A battery consists of one or
cells. Each cell contains two metal electrodes and at least one electrolyte
solution (a solution containing ions that can conduct electricity). The
battery operates through electrochemical
reactions called oxidation and reduction. These reactions involve the
exchange of electrons between chemical species. If a chemical species loses
one or more electrons, this is called oxidation.
The opposite process, the gain of electrons, is called reduction.
Oxidation occurs at the Anode.
Reduction occurs at the Cathode.
If the reactive
components of an electrochemical cell
are placed in contact with each other, they will react by direct transfer
of electrons (an
oxidation - reduction reaction) and there is no way to harness this energy to do electrical
work. Most of the energy of the reaction is released as heat.
The heat released is closely related to the standard enthalpy change (delta-H°) of the reaction.
In most batteries, there are
different materials at the two electrodes, such that they want to react
with one material being oxidized and the other being reduced. In the
cell below, Zinc is used for the
electrode on the left (the Anode) in contact with a solution of Zinc (II) ions, possibly a solution of Zinc Nitrate. Copper
is used for the electrode on the right (the Cathode) in contact with a
solution containing Copper (II) ions,
perhaps Cupric Nitrate. By keeping
the materials separated, the electrons being produced by the oxidation at
the Anode could be used to do electrical work as they are transferred to
the Cathode where they will be consumed by the reduction process. The
amount of electrical work that a battery may produce is closely related to
the standard free energy change (delta-G°)
of the reaction.
However, the oxidation process
either produces positive ions or removes negative ions from the solution at
the anode (or it may change one ion to a more positive one), and the
reduction process either removes positive ions or produces negative ions in
the solution at the cathode. This produces electrically charged
solutions, and very quickly stops the process before a measurable number of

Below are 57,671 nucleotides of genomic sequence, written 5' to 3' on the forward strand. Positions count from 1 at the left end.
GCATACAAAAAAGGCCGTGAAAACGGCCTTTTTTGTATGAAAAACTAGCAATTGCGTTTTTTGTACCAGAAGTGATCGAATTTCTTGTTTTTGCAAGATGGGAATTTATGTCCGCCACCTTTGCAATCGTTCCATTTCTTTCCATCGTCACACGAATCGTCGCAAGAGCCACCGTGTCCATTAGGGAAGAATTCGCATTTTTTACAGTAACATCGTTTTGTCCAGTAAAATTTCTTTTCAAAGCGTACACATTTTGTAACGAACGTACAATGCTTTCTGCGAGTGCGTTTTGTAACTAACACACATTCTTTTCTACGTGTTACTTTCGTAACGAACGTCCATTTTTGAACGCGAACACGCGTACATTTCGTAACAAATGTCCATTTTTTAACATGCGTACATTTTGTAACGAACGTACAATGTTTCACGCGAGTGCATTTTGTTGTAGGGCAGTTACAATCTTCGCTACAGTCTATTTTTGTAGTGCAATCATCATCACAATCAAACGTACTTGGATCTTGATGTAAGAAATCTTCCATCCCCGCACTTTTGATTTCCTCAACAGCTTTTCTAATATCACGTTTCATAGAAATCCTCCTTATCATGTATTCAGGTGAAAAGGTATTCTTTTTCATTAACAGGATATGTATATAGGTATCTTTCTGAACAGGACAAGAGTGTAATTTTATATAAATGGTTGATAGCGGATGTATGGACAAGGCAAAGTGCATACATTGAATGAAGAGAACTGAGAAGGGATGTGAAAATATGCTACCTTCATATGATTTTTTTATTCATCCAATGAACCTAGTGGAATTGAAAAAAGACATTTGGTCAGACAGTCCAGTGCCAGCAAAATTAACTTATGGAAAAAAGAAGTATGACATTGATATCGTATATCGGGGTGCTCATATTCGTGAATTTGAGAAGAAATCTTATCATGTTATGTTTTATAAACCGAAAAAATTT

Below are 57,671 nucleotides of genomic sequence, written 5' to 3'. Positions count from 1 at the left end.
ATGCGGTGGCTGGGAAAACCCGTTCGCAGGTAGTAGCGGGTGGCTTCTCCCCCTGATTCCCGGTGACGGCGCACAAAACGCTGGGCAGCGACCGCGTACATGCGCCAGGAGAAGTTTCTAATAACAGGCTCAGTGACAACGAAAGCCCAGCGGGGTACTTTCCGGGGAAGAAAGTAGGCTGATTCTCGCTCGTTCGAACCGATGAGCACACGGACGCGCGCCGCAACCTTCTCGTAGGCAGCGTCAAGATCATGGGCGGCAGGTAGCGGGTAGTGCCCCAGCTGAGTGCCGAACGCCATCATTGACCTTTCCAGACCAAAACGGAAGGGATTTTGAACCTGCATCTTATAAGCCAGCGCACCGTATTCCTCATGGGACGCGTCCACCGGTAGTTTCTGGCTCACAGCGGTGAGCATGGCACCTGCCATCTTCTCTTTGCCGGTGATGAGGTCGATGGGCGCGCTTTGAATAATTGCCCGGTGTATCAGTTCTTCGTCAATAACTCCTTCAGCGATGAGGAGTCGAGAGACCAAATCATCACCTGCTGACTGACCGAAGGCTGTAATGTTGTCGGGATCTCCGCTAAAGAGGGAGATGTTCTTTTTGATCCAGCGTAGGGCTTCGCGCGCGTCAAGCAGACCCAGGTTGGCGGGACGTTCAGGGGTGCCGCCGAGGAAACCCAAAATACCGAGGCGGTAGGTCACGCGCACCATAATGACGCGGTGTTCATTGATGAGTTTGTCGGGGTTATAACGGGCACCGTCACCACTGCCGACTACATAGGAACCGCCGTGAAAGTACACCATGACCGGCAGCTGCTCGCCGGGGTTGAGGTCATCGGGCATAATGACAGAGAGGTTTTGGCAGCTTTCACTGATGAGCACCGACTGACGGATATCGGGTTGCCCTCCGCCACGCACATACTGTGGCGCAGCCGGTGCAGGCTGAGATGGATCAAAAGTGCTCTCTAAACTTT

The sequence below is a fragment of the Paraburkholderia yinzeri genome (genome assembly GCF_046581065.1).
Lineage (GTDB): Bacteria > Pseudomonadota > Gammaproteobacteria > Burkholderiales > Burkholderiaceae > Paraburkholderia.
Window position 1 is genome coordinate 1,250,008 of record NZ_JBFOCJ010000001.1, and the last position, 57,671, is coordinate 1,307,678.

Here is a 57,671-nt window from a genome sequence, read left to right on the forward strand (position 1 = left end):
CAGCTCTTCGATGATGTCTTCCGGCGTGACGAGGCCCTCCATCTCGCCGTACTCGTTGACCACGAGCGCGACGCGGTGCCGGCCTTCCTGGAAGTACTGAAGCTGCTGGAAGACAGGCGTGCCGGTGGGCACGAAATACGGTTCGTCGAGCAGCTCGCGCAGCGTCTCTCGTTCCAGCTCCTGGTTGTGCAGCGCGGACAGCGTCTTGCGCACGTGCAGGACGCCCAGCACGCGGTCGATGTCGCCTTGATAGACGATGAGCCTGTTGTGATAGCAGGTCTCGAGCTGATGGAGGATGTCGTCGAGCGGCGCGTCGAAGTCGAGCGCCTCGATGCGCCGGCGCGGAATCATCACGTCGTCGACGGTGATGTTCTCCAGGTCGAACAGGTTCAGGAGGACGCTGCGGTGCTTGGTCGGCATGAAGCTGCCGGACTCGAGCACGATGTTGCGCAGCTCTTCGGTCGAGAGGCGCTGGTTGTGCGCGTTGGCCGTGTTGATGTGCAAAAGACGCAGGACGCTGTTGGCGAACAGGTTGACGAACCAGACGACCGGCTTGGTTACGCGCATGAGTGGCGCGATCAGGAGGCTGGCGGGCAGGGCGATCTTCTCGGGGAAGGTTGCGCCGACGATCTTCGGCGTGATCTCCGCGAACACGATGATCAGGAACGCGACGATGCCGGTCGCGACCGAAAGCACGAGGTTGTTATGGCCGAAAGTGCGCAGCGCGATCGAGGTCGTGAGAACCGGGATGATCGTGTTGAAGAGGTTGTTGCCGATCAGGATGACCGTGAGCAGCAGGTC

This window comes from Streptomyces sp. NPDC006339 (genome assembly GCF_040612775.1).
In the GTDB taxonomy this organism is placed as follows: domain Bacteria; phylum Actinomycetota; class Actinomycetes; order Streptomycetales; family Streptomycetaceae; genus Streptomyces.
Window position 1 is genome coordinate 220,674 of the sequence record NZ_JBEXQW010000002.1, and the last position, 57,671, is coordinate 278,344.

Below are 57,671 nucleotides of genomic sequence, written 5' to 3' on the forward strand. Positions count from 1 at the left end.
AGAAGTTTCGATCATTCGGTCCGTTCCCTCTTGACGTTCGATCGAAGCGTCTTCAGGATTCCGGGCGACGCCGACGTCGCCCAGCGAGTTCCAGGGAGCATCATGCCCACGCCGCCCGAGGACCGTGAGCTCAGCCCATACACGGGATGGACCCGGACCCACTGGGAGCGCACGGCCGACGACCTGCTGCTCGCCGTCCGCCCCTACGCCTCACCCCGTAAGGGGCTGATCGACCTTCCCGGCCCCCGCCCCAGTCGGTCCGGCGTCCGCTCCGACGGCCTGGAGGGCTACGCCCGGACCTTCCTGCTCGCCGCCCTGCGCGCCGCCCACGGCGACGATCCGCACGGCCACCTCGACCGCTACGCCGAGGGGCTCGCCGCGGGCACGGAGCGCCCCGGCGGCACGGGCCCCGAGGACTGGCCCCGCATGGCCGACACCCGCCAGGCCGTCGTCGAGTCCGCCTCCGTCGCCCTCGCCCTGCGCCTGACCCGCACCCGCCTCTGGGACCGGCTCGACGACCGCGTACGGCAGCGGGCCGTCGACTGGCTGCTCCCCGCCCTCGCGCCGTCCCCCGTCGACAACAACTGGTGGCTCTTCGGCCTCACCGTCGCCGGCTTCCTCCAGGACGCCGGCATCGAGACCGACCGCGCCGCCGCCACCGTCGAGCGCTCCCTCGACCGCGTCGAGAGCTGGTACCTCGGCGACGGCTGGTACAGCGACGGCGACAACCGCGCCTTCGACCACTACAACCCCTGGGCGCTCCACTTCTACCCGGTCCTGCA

electrons are transferred.
There must be a path for the
ions to move between the two solutions in order for electrons to flow
continuously through the wire. This produces an "ion current" within the battery with cations (positively - charged ions) moving
from anode to cathode, and anions
(negatively - charged ions) moving from the cathode toward the anode.
This path may be provided by
having the two solutions in contact with each other, but this allows
diffusion of all of the ions and "runs down" the battery pretty
quickly. This diffusion can be slowed down by separating the
solutions with a membrane or a porous plug. All of these can lead to
a "liquid junction potential"
due to differing rates of movement by the cations and anions. A
"salt bridge" can be used to separate the two solutions with a
third concentrated solution of well - matched cations and anions,
completely eliminating the "liquid junction
potential". In a few cases, it is possible to design a
battery so that both electrodes can be placed in the same container with
only one solution.
In the cell above, the electrons
are produced by the lead metal being oxidized to lead (II) ions, and by
copper (II) ions being reduced to copper metal. Even with the ions
moving across the boundary between the solutions, there is an increase in
the concentration of lead ions on the left and a decrease in copper ions on
the right. This causes the voltage of the battery to decrease, and
eventually the voltage will decrease to zero. Some batteries are
designed to be re-chargeable by forcing electrons to flow backwards through
the cell, reversing the chemical reaction.
voltage of a cell may depend on many factors: the electrode materials, the
components and concentrations of the solutions, the type of liquid
junction, the temperature, and the pressure. The voltage also depends